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An Inclusive Conference Needs Solitary Spaces

A U.K. journalist invokes the wrath of Twitter for making fun of quiet rooms.

The annual Labour Party Conference is happening this week in the United Kingdom. This is roughly the equivalent of the national conventions held by American political parties, except the gathering is typically used for education and debates to determine party policies, rather than to choose a presidential nominee.

Around 13,000 delegates and visitors attend the Labour Party Conference, which this year is being held in Liverpool. Just as in the United States, the main political parties in Britain argue about policy, but this week the biggest controversy surrounding the conference appears to be about…two rooms. The meeting planners in charge of the event, located at the Arena and Convention Center Liverpool, have taken care to provide two quiet rooms for attendees who may feel overwhelmed by the crowds and stimulation and need some time in a quiet space away from the other delegates. While the rooms are open to everyone, information about them is located on the LPC website on the page devoted to accessibility so the intention is obviously to make the event welcoming to people with autism or anxiety disorders.

British journalist, Julia Hartley-Brewer, reporting on the LPC made the mistake of making fun of the safe spaces on Twitter and the exploding number of tweets that followed make it clear that there is a significant need for such places and a lot of public support for them. One of the responses to the journalist’s tweet asked, “Would you prefer the good old days when anyone with a disability was basically an outcast from society?”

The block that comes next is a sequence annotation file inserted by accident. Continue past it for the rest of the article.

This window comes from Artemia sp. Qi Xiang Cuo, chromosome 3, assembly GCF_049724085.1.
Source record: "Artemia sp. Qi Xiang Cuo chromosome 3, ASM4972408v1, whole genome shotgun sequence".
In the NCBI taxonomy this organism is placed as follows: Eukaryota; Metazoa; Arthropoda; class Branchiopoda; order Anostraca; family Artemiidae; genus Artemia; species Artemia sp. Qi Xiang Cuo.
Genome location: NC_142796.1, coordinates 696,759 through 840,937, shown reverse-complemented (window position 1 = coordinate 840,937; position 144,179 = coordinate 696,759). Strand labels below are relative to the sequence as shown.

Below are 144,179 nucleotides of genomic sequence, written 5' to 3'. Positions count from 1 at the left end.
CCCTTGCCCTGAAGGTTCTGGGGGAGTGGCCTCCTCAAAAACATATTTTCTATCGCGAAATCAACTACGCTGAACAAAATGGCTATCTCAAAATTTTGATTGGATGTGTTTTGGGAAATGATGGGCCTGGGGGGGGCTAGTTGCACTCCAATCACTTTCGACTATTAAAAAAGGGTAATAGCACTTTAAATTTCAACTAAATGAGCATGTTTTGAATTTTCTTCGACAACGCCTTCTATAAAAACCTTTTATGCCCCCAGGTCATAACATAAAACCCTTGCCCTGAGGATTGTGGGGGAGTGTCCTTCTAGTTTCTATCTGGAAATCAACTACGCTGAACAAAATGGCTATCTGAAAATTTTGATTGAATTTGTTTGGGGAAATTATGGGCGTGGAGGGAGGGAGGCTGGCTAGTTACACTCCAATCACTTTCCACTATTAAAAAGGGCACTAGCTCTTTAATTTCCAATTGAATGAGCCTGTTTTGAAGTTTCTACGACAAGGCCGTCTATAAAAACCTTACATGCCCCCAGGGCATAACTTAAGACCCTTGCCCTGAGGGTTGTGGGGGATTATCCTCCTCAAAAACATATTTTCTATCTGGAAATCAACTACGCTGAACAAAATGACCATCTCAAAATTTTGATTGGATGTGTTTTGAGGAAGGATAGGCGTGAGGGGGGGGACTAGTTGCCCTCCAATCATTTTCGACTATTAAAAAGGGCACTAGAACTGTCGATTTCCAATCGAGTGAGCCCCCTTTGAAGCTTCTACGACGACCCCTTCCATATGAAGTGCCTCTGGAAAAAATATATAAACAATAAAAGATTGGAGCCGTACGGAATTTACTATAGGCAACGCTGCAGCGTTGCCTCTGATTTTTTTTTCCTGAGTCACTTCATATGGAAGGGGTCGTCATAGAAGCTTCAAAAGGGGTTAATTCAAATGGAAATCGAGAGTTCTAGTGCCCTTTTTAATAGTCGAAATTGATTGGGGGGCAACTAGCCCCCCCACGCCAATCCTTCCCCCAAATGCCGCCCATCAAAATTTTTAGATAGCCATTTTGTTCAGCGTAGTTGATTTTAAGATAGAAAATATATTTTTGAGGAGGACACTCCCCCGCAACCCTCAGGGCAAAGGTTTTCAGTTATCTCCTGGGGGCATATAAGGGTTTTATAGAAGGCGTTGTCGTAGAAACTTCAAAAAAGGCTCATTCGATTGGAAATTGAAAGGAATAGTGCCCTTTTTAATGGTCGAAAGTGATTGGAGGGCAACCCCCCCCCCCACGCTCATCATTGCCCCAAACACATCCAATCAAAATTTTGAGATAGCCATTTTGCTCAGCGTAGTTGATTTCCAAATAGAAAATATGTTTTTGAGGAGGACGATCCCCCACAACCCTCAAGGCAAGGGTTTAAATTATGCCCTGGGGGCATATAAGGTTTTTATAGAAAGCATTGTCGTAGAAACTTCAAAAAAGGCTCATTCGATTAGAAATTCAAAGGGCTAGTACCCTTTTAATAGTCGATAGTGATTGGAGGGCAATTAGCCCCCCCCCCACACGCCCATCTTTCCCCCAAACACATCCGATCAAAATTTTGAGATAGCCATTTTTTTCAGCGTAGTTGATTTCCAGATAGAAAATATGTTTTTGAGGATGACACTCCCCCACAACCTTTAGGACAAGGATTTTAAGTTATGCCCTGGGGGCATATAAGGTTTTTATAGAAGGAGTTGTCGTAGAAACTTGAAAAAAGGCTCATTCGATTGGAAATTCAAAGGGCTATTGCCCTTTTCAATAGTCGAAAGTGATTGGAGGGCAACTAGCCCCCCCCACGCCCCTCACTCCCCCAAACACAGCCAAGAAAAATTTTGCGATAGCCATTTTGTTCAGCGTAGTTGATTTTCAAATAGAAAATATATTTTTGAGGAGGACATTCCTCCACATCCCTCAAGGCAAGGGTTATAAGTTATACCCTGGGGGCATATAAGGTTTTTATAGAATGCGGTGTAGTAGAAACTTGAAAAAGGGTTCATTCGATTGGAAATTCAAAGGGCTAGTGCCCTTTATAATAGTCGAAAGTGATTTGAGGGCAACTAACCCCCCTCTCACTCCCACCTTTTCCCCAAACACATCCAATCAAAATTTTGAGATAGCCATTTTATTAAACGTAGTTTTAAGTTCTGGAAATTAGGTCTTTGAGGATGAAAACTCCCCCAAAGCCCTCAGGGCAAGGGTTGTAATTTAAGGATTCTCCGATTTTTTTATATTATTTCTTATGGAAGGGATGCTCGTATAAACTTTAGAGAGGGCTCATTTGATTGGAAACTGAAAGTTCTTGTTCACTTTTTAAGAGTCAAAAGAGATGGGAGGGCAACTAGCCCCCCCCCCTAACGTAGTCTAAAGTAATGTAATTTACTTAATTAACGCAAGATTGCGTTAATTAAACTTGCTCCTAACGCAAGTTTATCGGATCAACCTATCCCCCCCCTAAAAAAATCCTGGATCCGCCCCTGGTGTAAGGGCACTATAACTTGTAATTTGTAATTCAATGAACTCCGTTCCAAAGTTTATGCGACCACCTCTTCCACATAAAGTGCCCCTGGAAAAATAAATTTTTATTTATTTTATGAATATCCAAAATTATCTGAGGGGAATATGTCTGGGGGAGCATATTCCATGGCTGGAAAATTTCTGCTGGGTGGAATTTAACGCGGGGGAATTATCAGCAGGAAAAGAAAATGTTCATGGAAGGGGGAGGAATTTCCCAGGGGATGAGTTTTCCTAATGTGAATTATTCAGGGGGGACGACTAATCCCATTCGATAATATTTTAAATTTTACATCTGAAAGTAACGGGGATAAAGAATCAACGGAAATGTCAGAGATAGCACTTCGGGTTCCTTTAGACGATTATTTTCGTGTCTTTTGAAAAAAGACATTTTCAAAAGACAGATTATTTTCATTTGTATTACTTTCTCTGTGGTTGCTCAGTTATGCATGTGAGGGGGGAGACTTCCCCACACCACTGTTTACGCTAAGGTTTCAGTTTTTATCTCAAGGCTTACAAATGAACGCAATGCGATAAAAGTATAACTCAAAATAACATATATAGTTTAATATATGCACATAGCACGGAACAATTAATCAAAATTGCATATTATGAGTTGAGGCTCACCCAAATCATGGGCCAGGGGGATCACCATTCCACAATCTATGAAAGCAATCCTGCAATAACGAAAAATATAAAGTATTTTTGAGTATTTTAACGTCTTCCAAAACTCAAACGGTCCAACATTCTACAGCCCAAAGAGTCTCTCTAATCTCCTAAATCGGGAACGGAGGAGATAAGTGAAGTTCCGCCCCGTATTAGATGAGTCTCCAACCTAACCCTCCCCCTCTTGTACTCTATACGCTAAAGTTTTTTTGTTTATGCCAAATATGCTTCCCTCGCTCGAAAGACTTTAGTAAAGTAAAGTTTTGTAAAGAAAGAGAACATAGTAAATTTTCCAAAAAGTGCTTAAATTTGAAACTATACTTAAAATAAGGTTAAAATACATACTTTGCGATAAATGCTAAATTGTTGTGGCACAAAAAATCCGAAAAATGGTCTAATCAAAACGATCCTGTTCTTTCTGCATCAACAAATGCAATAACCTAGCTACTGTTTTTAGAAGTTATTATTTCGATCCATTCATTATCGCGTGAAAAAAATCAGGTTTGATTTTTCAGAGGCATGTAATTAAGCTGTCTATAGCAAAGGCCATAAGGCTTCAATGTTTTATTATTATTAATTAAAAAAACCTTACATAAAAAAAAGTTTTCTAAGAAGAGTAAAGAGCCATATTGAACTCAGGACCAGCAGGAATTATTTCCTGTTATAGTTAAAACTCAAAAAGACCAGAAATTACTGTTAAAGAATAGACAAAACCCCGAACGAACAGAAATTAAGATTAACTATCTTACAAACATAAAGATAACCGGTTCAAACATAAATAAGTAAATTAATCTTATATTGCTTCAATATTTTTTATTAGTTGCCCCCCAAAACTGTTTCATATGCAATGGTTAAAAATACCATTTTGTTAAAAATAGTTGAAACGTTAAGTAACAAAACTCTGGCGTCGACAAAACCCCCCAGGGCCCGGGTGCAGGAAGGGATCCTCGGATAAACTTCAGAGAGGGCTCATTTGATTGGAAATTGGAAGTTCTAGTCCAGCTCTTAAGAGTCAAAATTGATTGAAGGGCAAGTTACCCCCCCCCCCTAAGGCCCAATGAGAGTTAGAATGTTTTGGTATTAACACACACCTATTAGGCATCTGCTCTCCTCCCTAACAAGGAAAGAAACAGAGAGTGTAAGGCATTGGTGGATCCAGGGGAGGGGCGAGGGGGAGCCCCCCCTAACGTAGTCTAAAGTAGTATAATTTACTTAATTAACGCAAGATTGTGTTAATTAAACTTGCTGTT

Some U.S. conferences are already adopting safe spaces. IMEX America has a Be Well Lounge, and the American Anthropological Association is providing quiet rooms at its annual conference on October 12, and other services that exceed the requirements of the Americans with Disabilities Act. It also encourages attendees to communicate any other accommodations they may require.

While allowing assistance dogs at a venue, printing menus in braille, and providing speech-to-text services for attendees are now fairly standard at large meetings, if a conference organizer truly wants to hear from every voice it is time to extend those accommodations to attendees who have autism spectrum disorders, anxiety, post-traumatic stress disorder, or anyone else who struggles with crowds.



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